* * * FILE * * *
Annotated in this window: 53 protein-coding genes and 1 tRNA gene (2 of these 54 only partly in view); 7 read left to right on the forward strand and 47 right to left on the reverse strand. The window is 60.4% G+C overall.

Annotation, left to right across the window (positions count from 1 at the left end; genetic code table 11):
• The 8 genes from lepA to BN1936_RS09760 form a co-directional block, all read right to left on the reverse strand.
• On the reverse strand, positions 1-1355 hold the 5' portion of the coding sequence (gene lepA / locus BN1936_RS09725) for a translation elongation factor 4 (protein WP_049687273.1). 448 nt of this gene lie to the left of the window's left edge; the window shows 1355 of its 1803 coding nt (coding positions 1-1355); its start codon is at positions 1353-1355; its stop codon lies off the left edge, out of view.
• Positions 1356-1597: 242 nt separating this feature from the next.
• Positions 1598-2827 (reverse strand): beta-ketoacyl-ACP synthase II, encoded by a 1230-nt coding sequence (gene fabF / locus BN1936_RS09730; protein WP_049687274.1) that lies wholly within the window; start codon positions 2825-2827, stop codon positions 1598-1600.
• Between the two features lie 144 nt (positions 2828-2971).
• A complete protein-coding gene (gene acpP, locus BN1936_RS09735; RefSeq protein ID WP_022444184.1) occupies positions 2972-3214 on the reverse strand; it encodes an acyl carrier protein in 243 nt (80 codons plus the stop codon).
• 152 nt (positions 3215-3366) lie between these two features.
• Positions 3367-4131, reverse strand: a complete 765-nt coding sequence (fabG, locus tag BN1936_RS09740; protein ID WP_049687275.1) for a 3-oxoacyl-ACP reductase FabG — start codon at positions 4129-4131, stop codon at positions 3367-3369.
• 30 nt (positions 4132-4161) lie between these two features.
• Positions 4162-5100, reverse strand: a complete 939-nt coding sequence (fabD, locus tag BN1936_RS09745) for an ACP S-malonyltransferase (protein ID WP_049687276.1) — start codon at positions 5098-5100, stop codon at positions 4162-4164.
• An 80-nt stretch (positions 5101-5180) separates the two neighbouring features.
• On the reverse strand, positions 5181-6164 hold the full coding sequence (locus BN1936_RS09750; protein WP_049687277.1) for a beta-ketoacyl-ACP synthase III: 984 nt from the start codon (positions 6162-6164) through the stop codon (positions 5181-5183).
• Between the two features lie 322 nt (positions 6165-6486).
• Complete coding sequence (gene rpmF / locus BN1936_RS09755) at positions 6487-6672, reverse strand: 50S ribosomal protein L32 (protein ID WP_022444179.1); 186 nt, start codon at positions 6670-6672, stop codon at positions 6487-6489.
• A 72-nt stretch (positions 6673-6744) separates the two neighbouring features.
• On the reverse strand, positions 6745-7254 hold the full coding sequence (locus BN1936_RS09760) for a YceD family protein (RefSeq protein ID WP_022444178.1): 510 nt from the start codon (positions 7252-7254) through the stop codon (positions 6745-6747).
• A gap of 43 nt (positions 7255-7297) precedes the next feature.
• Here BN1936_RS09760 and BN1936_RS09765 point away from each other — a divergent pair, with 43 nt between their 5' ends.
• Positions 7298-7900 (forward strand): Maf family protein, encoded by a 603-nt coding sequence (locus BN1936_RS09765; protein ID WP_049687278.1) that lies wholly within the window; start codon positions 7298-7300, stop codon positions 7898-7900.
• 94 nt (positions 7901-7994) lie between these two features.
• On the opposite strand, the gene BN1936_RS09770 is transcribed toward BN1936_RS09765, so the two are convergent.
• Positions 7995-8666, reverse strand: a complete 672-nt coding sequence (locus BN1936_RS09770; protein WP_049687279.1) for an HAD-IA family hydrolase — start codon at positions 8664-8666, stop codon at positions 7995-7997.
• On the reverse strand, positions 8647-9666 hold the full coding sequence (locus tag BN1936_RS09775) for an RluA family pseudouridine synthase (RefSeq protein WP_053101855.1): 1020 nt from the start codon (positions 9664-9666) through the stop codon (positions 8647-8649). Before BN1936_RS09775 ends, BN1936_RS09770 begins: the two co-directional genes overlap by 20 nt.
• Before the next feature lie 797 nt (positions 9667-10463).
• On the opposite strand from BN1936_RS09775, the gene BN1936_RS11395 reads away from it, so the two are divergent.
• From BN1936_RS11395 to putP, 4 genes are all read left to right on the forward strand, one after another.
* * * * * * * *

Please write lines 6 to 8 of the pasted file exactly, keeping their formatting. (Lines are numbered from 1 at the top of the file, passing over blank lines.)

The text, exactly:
• Positions 1598-2827 (reverse strand): beta-ketoacyl-ACP synthase II, encoded by a 1230-nt coding sequence (gene fabF / locus BN1936_RS09730; protein WP_049687274.1) that lies wholly within the window; start codon positions 2825-2827, stop codon positions 1598-1600.
• Between the two features lie 144 nt (positions 2828-2971).
• A complete protein-coding gene (gene acpP, locus BN1936_RS09735; RefSeq protein ID WP_022444184.1) occupies positions 2972-3214 on the reverse strand; it encodes an acyl carrier protein in 243 nt (80 codons plus the stop codon).